Why do these things always happen in China? (img from the Mirror)
If you haven’t read Max Brooks’ World War Z: An Oral History of the Zombie War, this won’t ring bells for you. You should read it, and not just so that you’ll get the reference in this article. Brooks’ book is an excellent prescient retelling of a global zombie epidemic from start to finish… its inception in China, coverups and hard choices by governments and people, the restructuring of society, and the long slow denouement all seem very possible, due to the interview “oral history” flavor. Read it.
He's right there behind the bush. (img by Steve Wilson)
I played woodsball with my brothers and father one summer a couple of years ago. It was the second time I’d ever played any sort of paintball game, and I learned a hell of a lot.
I’ve always sucked at FPS type games. I have a weird spatial-awareness retardation when it comes to representation on the screen. It takes me forever to memorize maps that my brothers seem to pick up instantly, and I die a lot. I’ve begun to suspect that they’re good at learning maps because they’ve spent thousands of hours playing FPS games, where I’ve spent probably less than 40, but I like playing outside too much right now to dedicate time to killing dudes on screen.
I’ve always liked playing in the woods, love things like flashlight tag and capture the flag, and now play outside under the totally legit auspices of parkour.
But it turns out that parkour experience translates really well to moving around in the woods, but it translates really badly to the objective mission of paintball: shooting other people and avoiding being shot.
I expected my paintball debut to look like this: (more…)
I know a guy who at one time worked with railguns in the Carolinas. He would track them down in the wild, tranquilize them, tag them, and release them so that scientists in his lab could get a better picture of their day to day behavior and migration patterns.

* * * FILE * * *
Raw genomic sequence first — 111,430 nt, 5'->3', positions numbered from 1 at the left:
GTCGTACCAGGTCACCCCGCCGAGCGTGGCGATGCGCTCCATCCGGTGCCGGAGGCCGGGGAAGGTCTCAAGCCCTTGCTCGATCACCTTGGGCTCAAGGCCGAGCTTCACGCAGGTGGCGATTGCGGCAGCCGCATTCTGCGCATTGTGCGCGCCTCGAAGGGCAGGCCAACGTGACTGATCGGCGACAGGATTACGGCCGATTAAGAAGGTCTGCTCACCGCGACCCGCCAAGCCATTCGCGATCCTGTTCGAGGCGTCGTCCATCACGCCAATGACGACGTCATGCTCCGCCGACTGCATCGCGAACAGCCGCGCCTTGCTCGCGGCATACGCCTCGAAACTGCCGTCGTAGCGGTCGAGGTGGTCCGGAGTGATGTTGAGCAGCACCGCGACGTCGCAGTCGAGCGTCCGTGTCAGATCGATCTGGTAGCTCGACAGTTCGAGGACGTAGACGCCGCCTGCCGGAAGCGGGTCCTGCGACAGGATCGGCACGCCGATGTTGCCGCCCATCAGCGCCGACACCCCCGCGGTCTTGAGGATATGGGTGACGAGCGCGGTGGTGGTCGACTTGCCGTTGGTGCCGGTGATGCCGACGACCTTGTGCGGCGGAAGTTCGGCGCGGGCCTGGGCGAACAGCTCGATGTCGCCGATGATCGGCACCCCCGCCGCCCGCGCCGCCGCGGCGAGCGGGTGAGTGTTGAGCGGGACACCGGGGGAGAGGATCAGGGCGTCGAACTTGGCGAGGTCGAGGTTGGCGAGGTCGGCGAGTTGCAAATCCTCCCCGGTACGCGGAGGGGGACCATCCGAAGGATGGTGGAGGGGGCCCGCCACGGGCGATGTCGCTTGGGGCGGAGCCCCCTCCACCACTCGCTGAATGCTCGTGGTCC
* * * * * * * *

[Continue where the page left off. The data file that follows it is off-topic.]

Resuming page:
He said that he couldn’t say much about the stuff he worked on, but mentioned that railguns need lots of room to run. And I can see why.
BAE Systems, apparently a one-stop military technology shop, just tested a 33 megajoule railgun. They helpfully explain a megajoule as roughly the equivalent of a one-ton vehicle moving at 100mph.
Politeness is our watchword. (img by passiveaggressivenotes)
It’s becoming common for first responses to fast-moving crises—terrorist acts, emergencies, natural disasters—to arrive over fast-moving social-media channels. Social media was critical in the aftermath of the magnitude 7.2 earthquake in eastern Turkey in October, where survivors used Twitter to let people know they were alive. During the Virginia Tech shooting in December, the Twitter feed of school newspaper the Collegiate Times kept students aware of police activity on campus, including when the SWAT team announced there were no suspicious people inside the Student Centre building.
Chances are, you’ve seen this behavior all around you. People walking around staring at their phones, completely oblivious to the world around them. You’ve probably scoffed at them or bumped into them or gotten inordinately pissed off because you have to route around someone standing in the middle of a flight of stairs typing into a phone.
Chances are, you’re guilty, too. Here’s a quick video tutorial on the dangers of walking and texting:
Although the video stresses the social dangers of walking and texting, it doesn’t really hit the real physical dangers of walking out into a busy street or bumping into someone who’s looking for a reason to hit someone.
When you’re out in the world, keep your head up. You’ll die less, and you just might see something beautiful.
Bruce Schneier’s a security specialist with his own Internet meme. And while most people believe that technology elevates, improves things, Schneier holds that technology magnifies, makes things bigger, good and…